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Jeremy's journal

To write is to translate. It will always be, even when we're writing in our own language.

José Saramago

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Thursday, September 9th, 2010

🦋 What I'm Reading

Currently pretty involved with two books, both of which I can't figure out quite where to start writing about... I'm having a lot of immediate reactions to what I'm reading but nothing developing into a good blog post.

Gunfighter Nation: the myth of the frontier in 20th-Century America is a really eloquent historical analysis by Richard Slotkin, whose Regeneration through Violence I was reading previously and not writing much about either. A lot of fascinating, chilling quotations from Theodore Roosevelt and Buffalo Bill and so forth, a sort of self-styled macho elite.

Altazor: o el viaje en paracaídas is a book-length poem about falling into space. Much that I'm not sure what to make of, plus some belly laughs and fun imagery. I got interested in this poem when I saw it mentioned in the movie Dictadura. I'm reading Eliot Weinberger's parallel translation, and finding it very helpful (but am going to massage slightly below). You can read the Spanish online at the Universidad de Chile's Vicente Huidobro page. Check out this speech by God, from the preface*:

Then I heard the voice of the Creator, who is nameless, who is a simple hollow in space, lonely, umbilical.

"I made a great noise and this noise was the ocean and the waves of the ocean.

"This noise will be stuck to the waves of the ocean forever, and the waves of the ocean will be stuck to it forever, like stamps onto postcards.

"Afterwards, I braided a great cord of luminous rays to stitch each day to the next: the days, with their dawns either authentic or synthetic, but undeniable.

"Afterwards, I etched geography on the land, lines onto the hand.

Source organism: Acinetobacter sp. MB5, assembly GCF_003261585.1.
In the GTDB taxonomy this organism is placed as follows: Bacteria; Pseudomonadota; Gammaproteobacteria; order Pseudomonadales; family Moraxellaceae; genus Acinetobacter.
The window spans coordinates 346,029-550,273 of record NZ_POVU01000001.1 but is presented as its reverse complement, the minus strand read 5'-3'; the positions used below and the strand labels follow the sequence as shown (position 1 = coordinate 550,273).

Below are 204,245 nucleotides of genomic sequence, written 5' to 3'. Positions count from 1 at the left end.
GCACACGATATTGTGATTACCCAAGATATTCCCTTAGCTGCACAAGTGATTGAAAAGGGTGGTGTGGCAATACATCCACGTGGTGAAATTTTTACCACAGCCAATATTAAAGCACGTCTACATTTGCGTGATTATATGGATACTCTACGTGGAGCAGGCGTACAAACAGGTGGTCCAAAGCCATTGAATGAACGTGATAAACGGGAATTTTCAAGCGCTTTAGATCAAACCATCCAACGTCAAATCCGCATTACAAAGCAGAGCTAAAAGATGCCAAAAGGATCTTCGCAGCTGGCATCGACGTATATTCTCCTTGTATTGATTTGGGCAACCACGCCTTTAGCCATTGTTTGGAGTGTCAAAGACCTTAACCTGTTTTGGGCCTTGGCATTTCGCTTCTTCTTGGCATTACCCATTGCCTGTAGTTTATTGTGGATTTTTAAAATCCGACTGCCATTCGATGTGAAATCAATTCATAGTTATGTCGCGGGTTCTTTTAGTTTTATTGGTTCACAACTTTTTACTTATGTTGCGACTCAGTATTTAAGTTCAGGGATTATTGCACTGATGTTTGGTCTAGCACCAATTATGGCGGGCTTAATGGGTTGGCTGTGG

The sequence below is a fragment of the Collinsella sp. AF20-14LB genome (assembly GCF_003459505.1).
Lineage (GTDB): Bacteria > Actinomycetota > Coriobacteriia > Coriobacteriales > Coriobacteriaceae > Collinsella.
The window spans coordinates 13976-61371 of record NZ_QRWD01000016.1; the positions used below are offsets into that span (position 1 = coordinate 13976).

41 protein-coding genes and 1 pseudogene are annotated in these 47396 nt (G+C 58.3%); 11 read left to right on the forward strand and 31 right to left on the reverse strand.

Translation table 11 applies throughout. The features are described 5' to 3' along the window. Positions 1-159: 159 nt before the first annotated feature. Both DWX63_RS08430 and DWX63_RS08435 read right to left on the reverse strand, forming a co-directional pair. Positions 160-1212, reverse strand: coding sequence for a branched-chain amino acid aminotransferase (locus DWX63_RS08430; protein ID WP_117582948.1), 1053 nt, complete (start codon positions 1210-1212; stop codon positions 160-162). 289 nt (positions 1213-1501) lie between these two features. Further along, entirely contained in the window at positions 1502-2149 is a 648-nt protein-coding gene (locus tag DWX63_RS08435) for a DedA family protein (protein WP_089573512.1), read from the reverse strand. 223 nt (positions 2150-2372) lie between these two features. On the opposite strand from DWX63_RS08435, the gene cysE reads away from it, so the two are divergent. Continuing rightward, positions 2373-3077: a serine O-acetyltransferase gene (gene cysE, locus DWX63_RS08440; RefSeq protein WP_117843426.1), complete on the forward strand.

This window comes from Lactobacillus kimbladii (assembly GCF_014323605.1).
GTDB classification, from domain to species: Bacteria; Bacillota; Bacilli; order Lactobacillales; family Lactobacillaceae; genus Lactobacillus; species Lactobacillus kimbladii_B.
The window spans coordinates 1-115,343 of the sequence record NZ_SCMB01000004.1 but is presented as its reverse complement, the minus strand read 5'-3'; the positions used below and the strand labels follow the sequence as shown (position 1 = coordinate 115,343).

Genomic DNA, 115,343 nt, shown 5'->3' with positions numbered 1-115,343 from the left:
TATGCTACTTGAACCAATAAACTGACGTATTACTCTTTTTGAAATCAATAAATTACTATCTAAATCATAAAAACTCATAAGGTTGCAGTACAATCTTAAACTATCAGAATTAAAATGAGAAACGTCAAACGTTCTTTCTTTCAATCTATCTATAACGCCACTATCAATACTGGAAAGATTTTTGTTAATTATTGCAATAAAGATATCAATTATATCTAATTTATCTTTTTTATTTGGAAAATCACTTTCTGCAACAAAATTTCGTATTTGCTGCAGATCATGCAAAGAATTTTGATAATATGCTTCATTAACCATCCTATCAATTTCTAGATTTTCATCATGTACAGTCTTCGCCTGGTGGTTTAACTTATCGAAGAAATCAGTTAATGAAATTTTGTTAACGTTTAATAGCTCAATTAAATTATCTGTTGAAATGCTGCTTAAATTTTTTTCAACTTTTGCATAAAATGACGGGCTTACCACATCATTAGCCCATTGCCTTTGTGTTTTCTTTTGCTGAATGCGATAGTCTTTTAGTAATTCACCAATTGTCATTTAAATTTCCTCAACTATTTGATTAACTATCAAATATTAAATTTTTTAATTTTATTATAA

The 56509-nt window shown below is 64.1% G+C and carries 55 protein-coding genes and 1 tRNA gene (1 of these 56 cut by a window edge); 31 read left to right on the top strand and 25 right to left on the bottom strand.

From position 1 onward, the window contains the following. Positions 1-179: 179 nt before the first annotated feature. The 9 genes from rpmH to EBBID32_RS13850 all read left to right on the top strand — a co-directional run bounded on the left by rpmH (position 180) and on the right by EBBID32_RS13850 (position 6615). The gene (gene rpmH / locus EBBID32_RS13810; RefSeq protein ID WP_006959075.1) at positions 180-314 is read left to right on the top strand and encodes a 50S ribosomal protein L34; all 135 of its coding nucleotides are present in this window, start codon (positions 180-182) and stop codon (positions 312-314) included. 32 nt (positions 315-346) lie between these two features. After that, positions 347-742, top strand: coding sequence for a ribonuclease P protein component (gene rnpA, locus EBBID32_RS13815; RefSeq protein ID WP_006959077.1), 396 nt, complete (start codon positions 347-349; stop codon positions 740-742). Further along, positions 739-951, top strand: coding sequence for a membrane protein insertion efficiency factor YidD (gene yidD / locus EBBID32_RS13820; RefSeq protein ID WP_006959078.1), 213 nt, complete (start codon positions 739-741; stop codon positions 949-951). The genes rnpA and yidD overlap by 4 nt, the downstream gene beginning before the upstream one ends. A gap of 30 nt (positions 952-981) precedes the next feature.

"Then I drank a little cognac -- for purposes of hydrography.

"And I created the mouth and the lips of the mouth, to imprison ambiguous smiles; and the teeth of the mouth to keep watch on the absurdities that enter our mouths.

"I created the tongue of the mouth, the tongue which man tore from her proper role, making her learn to speak... She, she, the gorgeous bather, torn forever from her proper role, aquatic, purely sensual."

Huidobro is a very interesting cat, I'm tempted to call this work surrealistic though I don't rightly know how closely he worked with that school... The wikipædia article indicates that his school was Creationism, but also that he was the sole member of that movement. Picasso drew his portrait and Arp shot a great photo of him. There is a great reading of the first Canto up at Google videos, with subtitles.

* (Which I would put in the same class of greatness as the preface to Also Sprach Zarathustra)

posted evening of September 9th, 2010: 2 responses
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Wednesday, September 8th, 2010

🦋 Public health advisory

At Pink Tentacle, a plethora of Japanese posters from the 1800's with public health themes. Above is a sign from the 1860's by Utagawa Yoshimori, showing what foods can safely be eaten by a measles patient. (Thanks for the link, SEK.)

(And cool, I just found out that the genre of woodcut printing of which these are examples is called ukiyo-e, which translates as "Pictures of the Floating World".)

posted evening of September 8th, 2010: Respond
➳ More posts about Pretty Pictures

Tuesday, September 7th, 2010

🦋 Starving, hysterical, naked

Coming the last week of September, a movie of Howl -- the trailer looks very promising. And available right now, a graphic novel of the poem, by Eric Drooker -- Drooker worked on an animated sequence for the film, and had previously collaborated with Ginsberg on the book Illuminated Poems.

posted evening of September 7th, 2010: Respond
➳ More posts about Readings

Monday, September 6th, 2010

🦋 Mountain Station on the radio